At ArenaNet, all writers are also game designers because we’re so involved in the design of gameplay. We’ve been involved in discussions about all levels of gameplay from the ground up. Technically, you could say we serve two functions, but the lines between the two are very blurry. We all meet early on and design what we want the gameplay to be like for a particular map or smaller area. Then, writers go off to do the text and designers go off to spawn the elements which writers then go through and polish. Ultimately, we’re on the same game design team. It’s more organic than that, but that gives you an idea. I don’t have the foggiest idea how to spawn an NPC, but I do go in and make sure his name is correct, his look is appropriate, and the words coming out of his mouth are the best they can be. So, technically, I’m a straight-up writer, but there’s more to game design than just spawning creatures and NPCs.
How did you break into game writing?
I did start by writing for tabletop games. My foot in the door was reviewing SHADOWRUN for White Wolf magazine. From there, I started writing freelance for MAGE: the Ascension and CHANGELING: the Dreaming. It was a great introduction to writing for computer games. I wrote quite a lot for White Wolf. 🙂 The full list of my rpg publications is here.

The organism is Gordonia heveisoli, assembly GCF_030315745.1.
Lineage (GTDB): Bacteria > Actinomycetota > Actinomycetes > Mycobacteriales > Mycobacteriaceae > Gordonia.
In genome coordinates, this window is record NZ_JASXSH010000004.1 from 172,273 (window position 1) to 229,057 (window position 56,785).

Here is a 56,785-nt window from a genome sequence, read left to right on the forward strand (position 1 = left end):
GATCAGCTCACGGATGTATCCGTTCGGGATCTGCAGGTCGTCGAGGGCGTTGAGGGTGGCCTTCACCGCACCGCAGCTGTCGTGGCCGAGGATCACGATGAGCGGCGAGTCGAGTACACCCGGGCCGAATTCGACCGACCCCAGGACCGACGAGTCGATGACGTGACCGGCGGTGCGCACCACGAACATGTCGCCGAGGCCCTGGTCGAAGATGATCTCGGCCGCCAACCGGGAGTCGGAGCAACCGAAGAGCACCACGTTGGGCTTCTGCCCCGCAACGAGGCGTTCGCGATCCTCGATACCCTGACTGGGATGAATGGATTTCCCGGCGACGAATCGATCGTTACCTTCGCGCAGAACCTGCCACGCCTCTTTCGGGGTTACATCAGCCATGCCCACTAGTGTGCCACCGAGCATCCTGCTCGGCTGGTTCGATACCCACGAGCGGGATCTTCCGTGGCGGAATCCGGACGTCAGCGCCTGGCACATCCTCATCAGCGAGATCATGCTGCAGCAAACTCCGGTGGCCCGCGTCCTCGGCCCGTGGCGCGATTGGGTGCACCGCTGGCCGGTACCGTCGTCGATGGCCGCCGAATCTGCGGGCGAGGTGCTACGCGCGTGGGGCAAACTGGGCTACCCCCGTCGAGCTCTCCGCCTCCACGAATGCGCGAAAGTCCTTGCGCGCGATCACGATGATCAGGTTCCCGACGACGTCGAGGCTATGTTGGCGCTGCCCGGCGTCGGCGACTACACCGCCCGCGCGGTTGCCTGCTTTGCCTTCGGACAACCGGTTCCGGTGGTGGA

Two of the most important things you can do if you want to become a game writer are 1) work in any game-related area as much as possible, and 2) write as much as possible, preferably in a creative medium. What’s going to matter to an employer is that you can show you’ve got experience with games, that you love games, and that you know your trade (creative writing). This last means you need a pretty solid publication list.
You can begin building a publication list by writing fiction and articles for game magazines and e-zines, by writing reviews of games, etc. Any writing that is considered “fun” would also be good. You can write for websites, especially anything related to kids, games, and geek entertainment. Write for your school paper or for a club newsletter, for example. Be creative, and do what you love. If you love games, then just dive into them and find any avenue you can for writing about them. There are tons of websites out there that would love well-written articles, and each article will add to your pub list. Writing fiction is also good. You’ll need samples to show your interviewer, and fiction samples do well, especially if they’ve been published.
Is computer game writing an office job or work-at-home?
I can only speak for the jobs I’ve had, and they’ve all been firmly in-office. You have to be available for impromptu meetings and for answering coworkers questions. Although it is possible to telecommute sometimes, it’s far less productive. Furthermore, there’s the problem of security. It’s complicated setting up your home computer to access all the tools and documents you need to do your job. You have to be able to get into the game and to the area where we share files. I’m in the office every day, all day. 🙂